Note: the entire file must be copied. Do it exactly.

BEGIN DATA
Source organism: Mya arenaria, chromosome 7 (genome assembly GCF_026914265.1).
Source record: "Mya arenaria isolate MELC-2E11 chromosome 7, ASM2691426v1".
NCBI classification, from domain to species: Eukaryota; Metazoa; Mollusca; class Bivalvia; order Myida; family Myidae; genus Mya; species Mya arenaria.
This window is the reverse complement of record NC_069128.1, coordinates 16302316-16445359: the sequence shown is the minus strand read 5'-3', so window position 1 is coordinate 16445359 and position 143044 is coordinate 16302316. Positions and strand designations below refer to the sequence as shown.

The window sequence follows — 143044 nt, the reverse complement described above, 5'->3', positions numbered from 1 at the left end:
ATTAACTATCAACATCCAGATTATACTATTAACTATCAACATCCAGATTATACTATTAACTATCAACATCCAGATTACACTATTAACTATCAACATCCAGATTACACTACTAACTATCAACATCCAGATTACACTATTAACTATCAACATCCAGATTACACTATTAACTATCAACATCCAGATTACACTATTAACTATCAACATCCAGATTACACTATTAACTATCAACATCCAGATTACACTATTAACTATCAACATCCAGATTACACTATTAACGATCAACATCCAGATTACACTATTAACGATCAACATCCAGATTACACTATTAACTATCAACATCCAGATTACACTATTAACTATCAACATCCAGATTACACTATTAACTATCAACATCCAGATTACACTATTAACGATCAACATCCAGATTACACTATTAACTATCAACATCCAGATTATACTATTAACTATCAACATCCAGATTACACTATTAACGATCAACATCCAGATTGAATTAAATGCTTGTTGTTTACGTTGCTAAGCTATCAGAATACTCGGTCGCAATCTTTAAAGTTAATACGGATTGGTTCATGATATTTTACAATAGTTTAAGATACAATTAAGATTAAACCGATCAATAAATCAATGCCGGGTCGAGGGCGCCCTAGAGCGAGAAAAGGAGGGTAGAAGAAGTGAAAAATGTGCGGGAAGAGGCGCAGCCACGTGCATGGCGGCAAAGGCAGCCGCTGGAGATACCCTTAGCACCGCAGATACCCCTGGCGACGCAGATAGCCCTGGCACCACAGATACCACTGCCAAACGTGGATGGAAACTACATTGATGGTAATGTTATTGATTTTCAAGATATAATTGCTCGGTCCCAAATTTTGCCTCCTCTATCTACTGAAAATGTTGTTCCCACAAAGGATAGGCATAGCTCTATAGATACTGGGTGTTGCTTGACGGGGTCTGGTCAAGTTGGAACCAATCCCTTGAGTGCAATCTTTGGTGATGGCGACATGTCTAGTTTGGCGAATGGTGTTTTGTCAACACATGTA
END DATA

Source organism: Mya arenaria, chromosome 7 (genome assembly GCF_026914265.1).
Source record: "Mya arenaria isolate MELC-2E11 chromosome 7, ASM2691426v1".
NCBI classification, from domain to species: Eukaryota; Metazoa; Mollusca; class Bivalvia; order Myida; family Myidae; genus Mya; species Mya arenaria.
This window is the reverse complement of record NC_069128.1, coordinates 16302316-16445359: the sequence shown is the minus strand read 5'-3', so window position 1 is coordinate 16445359 and position 143044 is coordinate 16302316. Positions and strand designations below refer to the sequence as shown.

The window sequence follows — 143044 nt, the reverse complement described above, 5'->3', positions numbered from 1 at the left end:
ATTAACTATCAACATCCAGATTATACTATTAACTATCAACATCCAGATTATACTATTAACTATCAACATCCAGATTACACTATTAACTATCAACATCCAGATTACACTACTAACTATCAACATCCAGATTACACTATTAACTATCAACATCCAGATTACACTATTAACTATCAACATCCAGATTACACTATTAACTATCAACATCCAGATTACACTATTAACTATCAACATCCAGATTACACTATTAACTATCAACATCCAGATTACACTATTAACGATCAACATCCAGATTACACTATTAACGATCAACATCCAGATTACACTATTAACTATCAACATCCAGATTACACTATTAACTATCAACATCCAGATTACACTATTAACTATCAACATCCAGATTACACTATTAACGATCAACATCCAGATTACACTATTAACTATCAACATCCAGATTATACTATTAACTATCAACATCCAGATTACACTATTAACGATCAACATCCAGATTGAATTAAATGCTTGTTGTTTACGTTGCTAAGCTATCAGAATACTCGGTCGCAATCTTTAAAGTTAATACGGATTGGTTCATGATATTTTACAATAGTTTAAGATACAATTAAGATTAAACCGATCAATAAATCAATGCCGGGTCGAGGGCGCCCTAGAGCGAGAAAAGGAGGGTAGAAGAAGTGAAAAATGTGCGGGAAGAGGCGCAGCCACGTGCATGGCGGCAAAGGCAGCCGCTGGAGATACCCTTAGCACCGCAGATACCCCTGGCGACGCAGATAGCCCTGGCACCACAGATACCACTGCCAAACGTGGATGGAAACTACATTGATGGTAATGTTATTGATTTTCAAGATATAATTGCTCGGTCCCAAATTTTGCCTCCTCTATCTACTGAAAATGTTGTTCCCACAAAGGATAGGCATAGCTCTATAGATACTGGGTGTTGCTTGACGGGGTCTGGTCAAGTTGGAACCAATCCCTTGAGTGCAATCTTTGGTGATGGCGACATGTCTAGTTTGGCGAATGGTGTTTTGTCAACACATGTA